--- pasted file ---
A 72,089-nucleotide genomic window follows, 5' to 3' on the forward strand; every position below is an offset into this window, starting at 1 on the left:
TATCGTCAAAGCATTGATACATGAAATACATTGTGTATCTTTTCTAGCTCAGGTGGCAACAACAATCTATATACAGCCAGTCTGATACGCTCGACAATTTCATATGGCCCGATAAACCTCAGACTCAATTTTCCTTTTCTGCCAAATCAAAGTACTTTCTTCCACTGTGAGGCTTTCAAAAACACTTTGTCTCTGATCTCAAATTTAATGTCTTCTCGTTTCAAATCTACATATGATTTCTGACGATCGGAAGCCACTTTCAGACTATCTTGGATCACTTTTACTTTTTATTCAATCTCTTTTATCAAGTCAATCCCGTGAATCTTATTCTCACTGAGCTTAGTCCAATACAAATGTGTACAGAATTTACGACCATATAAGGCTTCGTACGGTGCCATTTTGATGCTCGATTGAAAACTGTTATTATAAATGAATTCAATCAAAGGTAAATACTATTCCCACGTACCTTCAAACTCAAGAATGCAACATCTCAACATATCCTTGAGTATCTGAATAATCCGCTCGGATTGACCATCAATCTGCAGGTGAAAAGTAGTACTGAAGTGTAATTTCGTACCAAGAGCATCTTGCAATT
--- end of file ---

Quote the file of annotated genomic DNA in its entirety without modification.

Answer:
A 72,089-nucleotide genomic window follows, 5' to 3' on the forward strand; every position below is an offset into this window, starting at 1 on the left:
TATCGTCAAAGCATTGATACATGAAATACATTGTGTATCTTTTCTAGCTCAGGTGGCAACAACAATCTATATACAGCCAGTCTGATACGCTCGACAATTTCATATGGCCCGATAAACCTCAGACTCAATTTTCCTTTTCTGCCAAATCAAAGTACTTTCTTCCACTGTGAGGCTTTCAAAAACACTTTGTCTCTGATCTCAAATTTAATGTCTTCTCGTTTCAAATCTACATATGATTTCTGACGATCGGAAGCCACTTTCAGACTATCTTGGATCACTTTTACTTTTTATTCAATCTCTTTTATCAAGTCAATCCCGTGAATCTTATTCTCACTGAGCTTAGTCCAATACAAATGTGTACAGAATTTACGACCATATAAGGCTTCGTACGGTGCCATTTTGATGCTCGATTGAAAACTGTTATTATAAATGAATTCAATCAAAGGTAAATACTATTCCCACGTACCTTCAAACTCAAGAATGCAACATCTCAACATATCCTTGAGTATCTGAATAATCCGCTCGGATTGACCATCAATCTGCAGGTGAAAAGTAGTACTGAAGTGTAATTTCGTACCAAGAGCATCTTGCAATT